Sega Bodega delivers more than just slick beats and tight seams on new EP
Limited edition releases have been in vogue since the 1960’s. I remember licking through racks of CD’s and records trying to find the lowest concentric number possible and buying it safe in the knowledge that anyone who came after me would have a higher, and ultimately, less rare copy. Albums and singles that come in special cases were always sort after, especially if all the singles could fit into it too. I expect what you wondering this has to do with the digital release of the new Sega Bodega EP Sportswear, but I will tell you now.
Glasgow born Salvador Navarrette AKA Sega Bodega has had the novel idea, along with his excellent label Activia Benz, to release a limited edition traksuit with the name of the EP embroidered on it. This is nothing short of genius, as you could listen to the EP while wearing the trackie and doing sporting activities. But enough about this clever marketing tool, what is the actual EP like, I can hear you ask. Like with most Navarette releases this is excellent!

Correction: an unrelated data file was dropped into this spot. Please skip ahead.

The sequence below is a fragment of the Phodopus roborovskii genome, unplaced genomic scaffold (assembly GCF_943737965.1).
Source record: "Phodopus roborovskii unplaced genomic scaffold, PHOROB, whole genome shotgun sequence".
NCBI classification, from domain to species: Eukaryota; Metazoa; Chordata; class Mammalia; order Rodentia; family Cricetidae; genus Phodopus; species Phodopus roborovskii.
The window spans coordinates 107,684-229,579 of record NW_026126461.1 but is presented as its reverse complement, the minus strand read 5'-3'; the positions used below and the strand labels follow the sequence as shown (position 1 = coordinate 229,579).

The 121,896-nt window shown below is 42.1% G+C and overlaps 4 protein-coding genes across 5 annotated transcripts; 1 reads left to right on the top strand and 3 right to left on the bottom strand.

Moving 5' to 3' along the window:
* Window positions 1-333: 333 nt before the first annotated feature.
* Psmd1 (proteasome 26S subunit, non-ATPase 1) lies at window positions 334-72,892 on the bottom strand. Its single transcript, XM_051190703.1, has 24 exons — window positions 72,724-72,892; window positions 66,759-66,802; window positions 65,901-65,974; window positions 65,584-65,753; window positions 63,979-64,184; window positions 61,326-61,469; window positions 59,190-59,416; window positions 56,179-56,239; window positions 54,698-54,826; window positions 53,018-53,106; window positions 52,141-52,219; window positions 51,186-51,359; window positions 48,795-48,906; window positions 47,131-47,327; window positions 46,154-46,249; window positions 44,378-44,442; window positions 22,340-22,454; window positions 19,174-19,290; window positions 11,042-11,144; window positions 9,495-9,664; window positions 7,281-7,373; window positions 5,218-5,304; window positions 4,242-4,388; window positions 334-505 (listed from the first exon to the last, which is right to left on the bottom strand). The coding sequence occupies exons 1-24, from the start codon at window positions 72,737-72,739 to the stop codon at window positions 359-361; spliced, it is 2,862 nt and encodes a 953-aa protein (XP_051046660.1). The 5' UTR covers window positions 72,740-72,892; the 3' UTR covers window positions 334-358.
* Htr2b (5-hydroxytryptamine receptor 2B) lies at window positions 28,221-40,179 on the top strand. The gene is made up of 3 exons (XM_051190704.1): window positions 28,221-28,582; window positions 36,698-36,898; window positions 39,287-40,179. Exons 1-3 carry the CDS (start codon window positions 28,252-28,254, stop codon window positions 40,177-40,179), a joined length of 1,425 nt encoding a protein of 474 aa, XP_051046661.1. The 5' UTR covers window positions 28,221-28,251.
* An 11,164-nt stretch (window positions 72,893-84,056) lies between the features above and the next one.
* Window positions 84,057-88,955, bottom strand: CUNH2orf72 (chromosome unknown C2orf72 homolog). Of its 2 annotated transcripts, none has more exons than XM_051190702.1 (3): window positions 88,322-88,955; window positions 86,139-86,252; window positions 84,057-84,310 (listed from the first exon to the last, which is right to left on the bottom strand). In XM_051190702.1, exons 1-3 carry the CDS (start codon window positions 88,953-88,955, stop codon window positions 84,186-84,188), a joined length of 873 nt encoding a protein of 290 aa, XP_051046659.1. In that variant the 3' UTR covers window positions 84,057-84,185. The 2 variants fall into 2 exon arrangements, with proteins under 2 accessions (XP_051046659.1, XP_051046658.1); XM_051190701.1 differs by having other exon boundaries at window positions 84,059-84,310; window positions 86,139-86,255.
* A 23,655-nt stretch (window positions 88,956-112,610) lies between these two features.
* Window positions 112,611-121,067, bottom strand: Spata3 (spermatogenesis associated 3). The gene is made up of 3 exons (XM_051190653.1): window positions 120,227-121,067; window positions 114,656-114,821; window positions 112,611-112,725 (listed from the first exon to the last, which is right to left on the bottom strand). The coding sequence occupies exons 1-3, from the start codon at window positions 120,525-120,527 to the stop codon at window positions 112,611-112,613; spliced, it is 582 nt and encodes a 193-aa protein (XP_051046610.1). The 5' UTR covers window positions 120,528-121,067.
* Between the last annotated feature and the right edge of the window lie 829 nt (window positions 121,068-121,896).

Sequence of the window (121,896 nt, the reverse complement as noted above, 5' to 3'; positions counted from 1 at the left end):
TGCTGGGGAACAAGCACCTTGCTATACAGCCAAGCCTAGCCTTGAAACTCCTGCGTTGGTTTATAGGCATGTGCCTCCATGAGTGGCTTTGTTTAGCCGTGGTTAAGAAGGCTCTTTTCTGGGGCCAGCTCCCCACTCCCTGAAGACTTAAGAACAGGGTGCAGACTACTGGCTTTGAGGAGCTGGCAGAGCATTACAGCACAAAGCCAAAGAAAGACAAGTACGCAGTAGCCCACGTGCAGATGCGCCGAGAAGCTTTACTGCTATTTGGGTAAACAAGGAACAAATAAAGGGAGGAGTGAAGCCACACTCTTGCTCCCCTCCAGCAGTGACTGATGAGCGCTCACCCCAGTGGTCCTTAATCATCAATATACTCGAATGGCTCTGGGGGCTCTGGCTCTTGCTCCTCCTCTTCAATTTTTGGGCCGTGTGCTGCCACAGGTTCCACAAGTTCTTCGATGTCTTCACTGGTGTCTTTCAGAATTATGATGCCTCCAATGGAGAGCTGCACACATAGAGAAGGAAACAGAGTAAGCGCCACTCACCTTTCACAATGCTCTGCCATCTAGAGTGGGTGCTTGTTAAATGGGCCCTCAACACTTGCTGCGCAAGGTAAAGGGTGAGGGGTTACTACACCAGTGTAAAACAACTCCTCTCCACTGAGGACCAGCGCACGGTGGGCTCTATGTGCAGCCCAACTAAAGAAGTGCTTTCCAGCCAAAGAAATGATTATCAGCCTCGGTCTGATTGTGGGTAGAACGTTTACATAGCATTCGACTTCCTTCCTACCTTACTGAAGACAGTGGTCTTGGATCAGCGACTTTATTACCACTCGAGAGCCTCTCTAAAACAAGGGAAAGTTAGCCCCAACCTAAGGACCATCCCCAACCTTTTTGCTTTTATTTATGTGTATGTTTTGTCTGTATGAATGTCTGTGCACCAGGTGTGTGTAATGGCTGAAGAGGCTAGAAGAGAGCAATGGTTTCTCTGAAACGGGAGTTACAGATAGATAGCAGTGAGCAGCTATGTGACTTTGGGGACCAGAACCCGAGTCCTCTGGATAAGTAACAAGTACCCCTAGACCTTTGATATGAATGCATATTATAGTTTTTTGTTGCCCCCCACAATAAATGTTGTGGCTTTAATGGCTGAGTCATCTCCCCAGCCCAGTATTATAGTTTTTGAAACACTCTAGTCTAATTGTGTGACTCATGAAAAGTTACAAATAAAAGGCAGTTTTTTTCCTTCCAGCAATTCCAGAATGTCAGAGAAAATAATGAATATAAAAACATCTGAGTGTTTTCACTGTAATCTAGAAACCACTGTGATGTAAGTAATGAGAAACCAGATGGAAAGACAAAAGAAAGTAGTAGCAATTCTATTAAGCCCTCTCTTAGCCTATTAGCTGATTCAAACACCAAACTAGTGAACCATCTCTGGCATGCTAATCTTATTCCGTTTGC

Land of Ooo has an anxious beat and bassline, that invigorates the listen and makes what you’re doing seem more urgent and exciting, be that sending an email, running round the park, sitting on the bus going home or any number of inane things. The chopped up vocals feel like a Dada poem. It doesn’t really make sense, but combined you get the impression of a theme and story. Spook feels like future soul/R&B. The beat has been deconstructed slightly, so that all its components are on display, but not in perfect alignment. There is a synth/keybord running underneath everything, so that it flows, and draws your attention away from the cut up beats and bass. Elis is a broody slow burner that features echoey ghostly vocals, neo-industrial beats and enough reverb that it may never actually end.
Sportswear is book ended by Sun Loop and Broken Ribs. Both offer up ethereal slabs of electronic music. The main hook of both songs is performed by what sound like something between pan pipes and the something the BBC Radiophonic Workshop would have created as a theme tune about a time travelling immortal letch with his nubile assistants. It’s a fantastic technique to open and close the EP, and one that shows that Navarette isn’t far behind Glasgow legends Rustie and Hudson Mohawke, with his ideas to composition and production.
Sadly the £50 price tag will put a lot of people off buying the tracksuit, but with the EP being just £3 it shouldn’t make much difference. But those who do buy it, for whatever price, will be safe in the knowledge that is actually limited edition, oh and as an added bonus the EP is great too!